In short, these are degrees and jobs to pursue because you ADORE the work, the community of academia, and the challenge of teaching -- not for a sense of respect or money or with the expectation that this will be an easy road. If I had it to do over, I would make exactly the same choice, as I love what I do. But I do think anyone going into it has to know clearly the drawbacks as well as the perks.

Delurking to say...

Though there are several votes here for MFA or PhD programs in creative writing or literature, as a lit professor, I have to say a few things to set the record straight. (1) job market is very difficult in these fields (I was one of 300 applicants for the job I got; more and more hires are adjuncts rather than tenure track); (2) starting pay is less than the good elementary and h.s. teachers make after 5-10 yrs of experience in our area, and since raises are about 2-3% per year, after 5 yrs on the job, the elem teachers with a BA are making more than me with a PhD; (3) hours are "flexible" within limits of teaching schedule, and it IS completely dreamy to be able to be home with the kids in the summers; (4) the intellectual interest of research, conferences, smart colleagues, etc., is fabulous; (5) the "office politics" are as bad as any other place; (6) administrations increasingly think of students as "consumers" and professors and disposable (easily replaced with even cheaper adjuncts).

In short, these are degrees and jobs to pursue because you ADORE the work, the community of academia, and the challenge of teaching -- not for a sense of respect or money or with the expectation that this will be an easy road. If I had it to do over, I would make exactly the same choice, as I love what I do. But I do think anyone going into it has to know clearly the drawbacks as well as the perks.

Didn't read through comments. Sorry.

I am going for Doctor of Pharmacy. I have about 3 years worth of prerequisite courses (taking 2 classes at a time, evenings only) and then I can apply for the program (designed specifically for post-bacc students who have taken boatloads of chemistry, biology, etc. courses; see 3 YEARS of prerequisites mentioned above!!) which is a 3 year program. Get this: first two years of that program are WEEKEND ONLY CLASSES, so it's designed for people who are working FT (who apparently don't want a life). But I will probably continue to work PT and be SAHM PT during those years. Then, once the third year--must be FT student and do rotations-- kicks in, kids will have started school.

Starting salary is in the $80K ballpark, give or take $20K depending on where you live, etc. Woah!! I could pay back the loans in the first year if we didn't change our lifestyle (which we WILL because my entire motivation to jumpstart my life is that I want a house with 2 freaking bathrooms. I don't want to share our one 4'x5' bathroom with two adolescent girls. Just shoot me.)

Oh, and pharmacy is generally regarded as a hugely flexible career. You can simply work at a drugstore counter, or at a variety of healthcare settings, and a lot of moms choose to work like 2 days/week, and I would still be making more doing that than I make now FT.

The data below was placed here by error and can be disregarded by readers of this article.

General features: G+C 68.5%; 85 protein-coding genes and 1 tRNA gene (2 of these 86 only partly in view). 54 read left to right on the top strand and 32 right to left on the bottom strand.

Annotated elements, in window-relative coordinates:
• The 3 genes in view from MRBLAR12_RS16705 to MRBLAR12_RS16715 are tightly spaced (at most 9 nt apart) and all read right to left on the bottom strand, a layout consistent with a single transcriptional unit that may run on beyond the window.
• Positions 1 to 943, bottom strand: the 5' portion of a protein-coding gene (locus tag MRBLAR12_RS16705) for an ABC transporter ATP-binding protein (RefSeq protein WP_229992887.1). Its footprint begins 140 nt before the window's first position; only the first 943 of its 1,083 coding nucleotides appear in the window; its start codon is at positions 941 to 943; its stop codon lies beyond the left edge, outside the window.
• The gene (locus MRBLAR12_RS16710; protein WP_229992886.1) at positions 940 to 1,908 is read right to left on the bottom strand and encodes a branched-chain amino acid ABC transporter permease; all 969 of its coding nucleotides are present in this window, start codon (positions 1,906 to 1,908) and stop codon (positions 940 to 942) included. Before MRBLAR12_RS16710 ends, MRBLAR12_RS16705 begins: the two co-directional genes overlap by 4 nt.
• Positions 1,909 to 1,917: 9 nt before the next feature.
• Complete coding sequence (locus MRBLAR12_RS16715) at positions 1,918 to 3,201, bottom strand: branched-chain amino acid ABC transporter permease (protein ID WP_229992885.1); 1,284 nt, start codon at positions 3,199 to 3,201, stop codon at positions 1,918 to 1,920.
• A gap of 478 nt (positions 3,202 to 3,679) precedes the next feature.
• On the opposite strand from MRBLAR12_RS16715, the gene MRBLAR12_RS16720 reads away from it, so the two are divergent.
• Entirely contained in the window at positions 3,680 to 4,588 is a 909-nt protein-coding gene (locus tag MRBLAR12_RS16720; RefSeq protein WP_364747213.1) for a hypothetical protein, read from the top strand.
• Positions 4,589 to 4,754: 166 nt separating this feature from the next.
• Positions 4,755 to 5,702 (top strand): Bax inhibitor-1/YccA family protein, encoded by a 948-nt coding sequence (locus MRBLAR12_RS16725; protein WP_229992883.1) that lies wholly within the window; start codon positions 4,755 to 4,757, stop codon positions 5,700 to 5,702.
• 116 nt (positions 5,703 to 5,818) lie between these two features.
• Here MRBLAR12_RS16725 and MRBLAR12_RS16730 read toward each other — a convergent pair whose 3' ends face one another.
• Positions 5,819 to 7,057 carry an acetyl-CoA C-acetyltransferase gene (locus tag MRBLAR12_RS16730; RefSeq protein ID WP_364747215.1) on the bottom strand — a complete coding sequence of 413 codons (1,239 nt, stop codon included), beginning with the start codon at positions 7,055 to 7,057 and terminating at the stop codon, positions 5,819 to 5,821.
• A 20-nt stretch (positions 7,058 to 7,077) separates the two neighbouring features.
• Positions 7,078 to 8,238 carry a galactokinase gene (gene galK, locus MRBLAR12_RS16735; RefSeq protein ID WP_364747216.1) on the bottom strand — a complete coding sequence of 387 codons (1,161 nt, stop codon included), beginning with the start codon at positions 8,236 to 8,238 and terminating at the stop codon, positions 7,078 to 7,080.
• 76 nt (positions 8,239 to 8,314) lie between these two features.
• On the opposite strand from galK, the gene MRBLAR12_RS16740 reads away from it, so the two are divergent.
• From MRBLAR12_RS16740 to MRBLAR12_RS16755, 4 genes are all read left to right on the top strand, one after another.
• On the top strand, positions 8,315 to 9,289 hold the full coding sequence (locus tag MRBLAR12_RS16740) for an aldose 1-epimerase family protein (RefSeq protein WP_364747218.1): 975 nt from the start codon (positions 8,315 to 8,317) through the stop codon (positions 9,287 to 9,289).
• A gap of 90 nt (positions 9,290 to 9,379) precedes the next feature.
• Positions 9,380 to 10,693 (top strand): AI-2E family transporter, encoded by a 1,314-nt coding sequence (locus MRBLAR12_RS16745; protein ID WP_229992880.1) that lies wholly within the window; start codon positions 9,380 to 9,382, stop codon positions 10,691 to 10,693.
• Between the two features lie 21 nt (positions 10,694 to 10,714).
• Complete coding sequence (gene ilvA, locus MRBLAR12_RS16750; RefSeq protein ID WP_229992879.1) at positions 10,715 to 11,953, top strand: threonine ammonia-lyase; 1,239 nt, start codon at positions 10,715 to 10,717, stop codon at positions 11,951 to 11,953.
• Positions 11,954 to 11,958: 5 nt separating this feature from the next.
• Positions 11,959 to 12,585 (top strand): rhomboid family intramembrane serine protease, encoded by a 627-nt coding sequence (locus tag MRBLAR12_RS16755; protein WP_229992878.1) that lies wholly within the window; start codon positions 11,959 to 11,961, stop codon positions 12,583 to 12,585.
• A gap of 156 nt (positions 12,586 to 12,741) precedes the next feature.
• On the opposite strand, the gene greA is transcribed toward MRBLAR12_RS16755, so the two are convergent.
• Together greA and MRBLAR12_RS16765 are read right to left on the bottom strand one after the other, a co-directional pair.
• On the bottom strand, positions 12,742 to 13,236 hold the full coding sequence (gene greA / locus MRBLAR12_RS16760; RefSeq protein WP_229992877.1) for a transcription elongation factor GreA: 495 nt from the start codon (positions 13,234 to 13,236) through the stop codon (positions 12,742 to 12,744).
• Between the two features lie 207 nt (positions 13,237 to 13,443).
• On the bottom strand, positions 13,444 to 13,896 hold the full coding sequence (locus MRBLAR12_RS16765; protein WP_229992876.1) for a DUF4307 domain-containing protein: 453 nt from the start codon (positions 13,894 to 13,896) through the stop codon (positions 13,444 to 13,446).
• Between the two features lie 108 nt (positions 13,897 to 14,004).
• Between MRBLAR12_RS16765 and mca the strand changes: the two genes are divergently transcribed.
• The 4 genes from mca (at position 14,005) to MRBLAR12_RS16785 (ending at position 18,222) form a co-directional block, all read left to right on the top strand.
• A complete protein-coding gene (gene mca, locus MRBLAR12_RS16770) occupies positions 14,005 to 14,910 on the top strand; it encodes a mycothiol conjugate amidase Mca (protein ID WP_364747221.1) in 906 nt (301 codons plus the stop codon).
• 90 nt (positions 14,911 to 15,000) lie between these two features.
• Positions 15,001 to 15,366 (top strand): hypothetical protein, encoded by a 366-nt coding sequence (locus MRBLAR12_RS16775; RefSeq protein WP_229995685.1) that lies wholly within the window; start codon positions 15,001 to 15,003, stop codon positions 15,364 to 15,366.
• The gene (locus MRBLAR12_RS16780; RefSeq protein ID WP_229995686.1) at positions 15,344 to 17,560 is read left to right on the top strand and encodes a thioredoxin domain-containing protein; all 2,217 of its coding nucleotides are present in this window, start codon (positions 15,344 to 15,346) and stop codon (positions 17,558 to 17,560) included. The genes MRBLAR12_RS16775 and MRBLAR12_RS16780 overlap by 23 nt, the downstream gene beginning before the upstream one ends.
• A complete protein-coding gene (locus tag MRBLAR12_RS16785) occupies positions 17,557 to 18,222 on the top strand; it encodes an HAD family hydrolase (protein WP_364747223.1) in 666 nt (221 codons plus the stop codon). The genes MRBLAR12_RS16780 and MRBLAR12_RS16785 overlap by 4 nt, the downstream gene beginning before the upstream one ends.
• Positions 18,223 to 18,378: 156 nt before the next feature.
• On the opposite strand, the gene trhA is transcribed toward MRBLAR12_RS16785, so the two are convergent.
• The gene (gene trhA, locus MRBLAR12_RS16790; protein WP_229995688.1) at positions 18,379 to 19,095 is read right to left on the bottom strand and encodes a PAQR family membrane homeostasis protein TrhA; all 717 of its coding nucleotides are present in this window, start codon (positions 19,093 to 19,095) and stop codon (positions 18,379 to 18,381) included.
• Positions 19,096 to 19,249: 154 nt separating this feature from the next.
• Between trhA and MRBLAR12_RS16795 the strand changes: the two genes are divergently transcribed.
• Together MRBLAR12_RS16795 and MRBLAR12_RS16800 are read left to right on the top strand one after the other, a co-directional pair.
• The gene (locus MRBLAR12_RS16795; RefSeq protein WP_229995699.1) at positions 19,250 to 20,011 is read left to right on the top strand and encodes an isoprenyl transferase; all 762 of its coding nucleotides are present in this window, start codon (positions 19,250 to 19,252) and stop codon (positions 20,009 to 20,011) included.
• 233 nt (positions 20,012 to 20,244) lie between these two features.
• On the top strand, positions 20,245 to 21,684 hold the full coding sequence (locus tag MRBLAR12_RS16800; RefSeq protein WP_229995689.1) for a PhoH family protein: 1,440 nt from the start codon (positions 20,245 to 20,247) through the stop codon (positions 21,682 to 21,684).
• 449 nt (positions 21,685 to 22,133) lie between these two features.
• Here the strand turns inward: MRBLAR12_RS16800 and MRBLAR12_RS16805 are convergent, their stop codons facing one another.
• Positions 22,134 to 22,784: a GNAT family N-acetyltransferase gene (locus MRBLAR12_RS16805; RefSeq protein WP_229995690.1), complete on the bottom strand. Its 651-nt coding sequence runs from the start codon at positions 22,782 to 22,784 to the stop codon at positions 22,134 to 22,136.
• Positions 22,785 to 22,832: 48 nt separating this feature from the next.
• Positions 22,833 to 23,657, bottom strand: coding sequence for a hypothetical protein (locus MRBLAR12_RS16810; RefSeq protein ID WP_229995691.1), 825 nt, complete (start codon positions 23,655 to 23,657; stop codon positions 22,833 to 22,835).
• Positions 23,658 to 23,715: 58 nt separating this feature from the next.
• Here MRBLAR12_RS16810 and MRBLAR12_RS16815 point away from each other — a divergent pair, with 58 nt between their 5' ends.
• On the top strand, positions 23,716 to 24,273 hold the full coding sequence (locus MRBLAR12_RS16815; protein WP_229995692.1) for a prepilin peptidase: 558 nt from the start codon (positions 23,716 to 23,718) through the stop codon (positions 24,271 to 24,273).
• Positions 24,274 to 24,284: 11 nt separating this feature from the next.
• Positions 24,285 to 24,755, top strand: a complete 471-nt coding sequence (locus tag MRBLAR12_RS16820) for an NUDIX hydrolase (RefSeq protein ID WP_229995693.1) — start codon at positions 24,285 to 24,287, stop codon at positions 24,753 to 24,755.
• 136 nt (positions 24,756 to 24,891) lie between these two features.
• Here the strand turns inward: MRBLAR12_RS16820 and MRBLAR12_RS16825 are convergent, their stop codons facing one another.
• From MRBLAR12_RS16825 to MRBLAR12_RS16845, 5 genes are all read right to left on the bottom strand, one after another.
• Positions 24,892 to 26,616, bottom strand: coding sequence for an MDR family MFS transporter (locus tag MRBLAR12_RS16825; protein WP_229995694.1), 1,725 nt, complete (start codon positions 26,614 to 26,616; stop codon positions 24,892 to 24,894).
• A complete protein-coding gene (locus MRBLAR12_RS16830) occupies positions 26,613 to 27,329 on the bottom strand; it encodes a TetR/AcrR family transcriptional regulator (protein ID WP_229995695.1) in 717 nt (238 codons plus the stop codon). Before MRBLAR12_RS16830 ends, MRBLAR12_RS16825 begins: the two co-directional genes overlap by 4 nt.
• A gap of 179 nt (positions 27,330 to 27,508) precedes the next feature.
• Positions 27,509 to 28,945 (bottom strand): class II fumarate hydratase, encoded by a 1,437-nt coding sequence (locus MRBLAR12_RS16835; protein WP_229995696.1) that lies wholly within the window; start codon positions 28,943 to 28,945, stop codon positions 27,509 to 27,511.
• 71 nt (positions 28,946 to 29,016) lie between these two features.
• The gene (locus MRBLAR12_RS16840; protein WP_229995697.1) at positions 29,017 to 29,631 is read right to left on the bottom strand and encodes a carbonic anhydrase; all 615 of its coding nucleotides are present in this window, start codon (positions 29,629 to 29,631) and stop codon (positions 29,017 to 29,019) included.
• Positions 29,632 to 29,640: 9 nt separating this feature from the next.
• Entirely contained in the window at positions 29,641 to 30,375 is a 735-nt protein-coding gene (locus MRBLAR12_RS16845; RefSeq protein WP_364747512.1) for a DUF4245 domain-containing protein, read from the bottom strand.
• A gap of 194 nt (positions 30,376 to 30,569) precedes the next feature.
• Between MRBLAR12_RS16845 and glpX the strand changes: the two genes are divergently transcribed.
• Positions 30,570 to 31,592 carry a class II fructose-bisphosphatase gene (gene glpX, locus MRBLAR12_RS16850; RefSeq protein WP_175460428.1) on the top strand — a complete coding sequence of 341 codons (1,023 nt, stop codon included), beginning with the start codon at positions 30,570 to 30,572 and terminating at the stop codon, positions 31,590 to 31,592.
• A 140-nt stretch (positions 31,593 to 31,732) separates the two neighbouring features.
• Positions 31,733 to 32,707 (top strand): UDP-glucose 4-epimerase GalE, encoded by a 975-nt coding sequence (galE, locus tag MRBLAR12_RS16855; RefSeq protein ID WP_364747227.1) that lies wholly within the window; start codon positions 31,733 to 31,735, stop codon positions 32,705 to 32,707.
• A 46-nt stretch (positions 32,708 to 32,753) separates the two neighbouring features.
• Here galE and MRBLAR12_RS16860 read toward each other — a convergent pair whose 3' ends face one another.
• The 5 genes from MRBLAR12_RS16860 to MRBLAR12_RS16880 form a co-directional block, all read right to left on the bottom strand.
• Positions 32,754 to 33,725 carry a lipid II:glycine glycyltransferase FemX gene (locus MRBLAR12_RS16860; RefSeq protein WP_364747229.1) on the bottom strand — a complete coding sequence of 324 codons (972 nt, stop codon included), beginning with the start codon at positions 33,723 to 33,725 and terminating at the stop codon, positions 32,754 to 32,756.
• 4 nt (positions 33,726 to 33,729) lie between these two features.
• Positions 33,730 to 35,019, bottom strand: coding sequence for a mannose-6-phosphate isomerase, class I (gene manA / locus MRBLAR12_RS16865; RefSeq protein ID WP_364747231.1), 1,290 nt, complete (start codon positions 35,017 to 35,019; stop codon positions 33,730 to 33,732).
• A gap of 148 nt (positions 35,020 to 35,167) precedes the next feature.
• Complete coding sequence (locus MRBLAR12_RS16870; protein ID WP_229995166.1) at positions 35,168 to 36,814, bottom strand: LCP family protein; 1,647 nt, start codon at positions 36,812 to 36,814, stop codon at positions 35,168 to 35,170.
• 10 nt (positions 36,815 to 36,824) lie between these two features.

I'd spend the next 5.5 years taking classes in museum management and education, and then when the kiddies were old enough to be in school, I'd get a part-time job at the Smithsonian in the Education Department, where I'd write programs for the public.

Sounds like the situation my wife is in currently. She's thinking she wants to get into teaching, most likely at the community college level, where her engineering degrees will be useful towards leveraging her a position to teach math/sciences. Since salary wouldn't be as much of an issue for her either, she'd be happy teaching a couple classes a semester, and have summers off to take care of the kids when they're out of school.

Wow! I have been thinking this same thing over the last year. I have 2 kids roughly the same ages as yours so I am on the same time frame. If I think of anything I will let you know. My first instinct was get a part time job at Starbucks because 1) I live in Seattle and they are EVERYWHERE around here 2) SUPER flexible scheduling. I just don't know how stimulating it would be for me though.

High school or college career counselor. I'm pretty sure you need a master's degree in counseling, so there is school involved, but I love working with young people, and I love school, so this would be a perfect fit. No traveling, probably some occasional overtime, but not much (is there such a thing as a career counselor emergency?!), and while I'd be helping people talk through their problems, they wouldn't be problems that make me lose my faith in humanity.

Nursing. I know so many women with small children who are nurses. They can basically make their own hours they are in such high demand.

And...I don't know what is but all the nurses I know are just the damned coolest people I know.

You can finish up nursing school in only 2-4 years depending on what you are going for. Think how awesome it would be to learn things that could even actually help you in the caring for your own children?

Tough question! I would say, choose a job that is a challenge, you are very intelligent and I bet a boring job would not make you happy.


But I could see you work at a non-profit organisation, perhaps in PR.

Or a teacher.

.. a writer.

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So the Fish Said...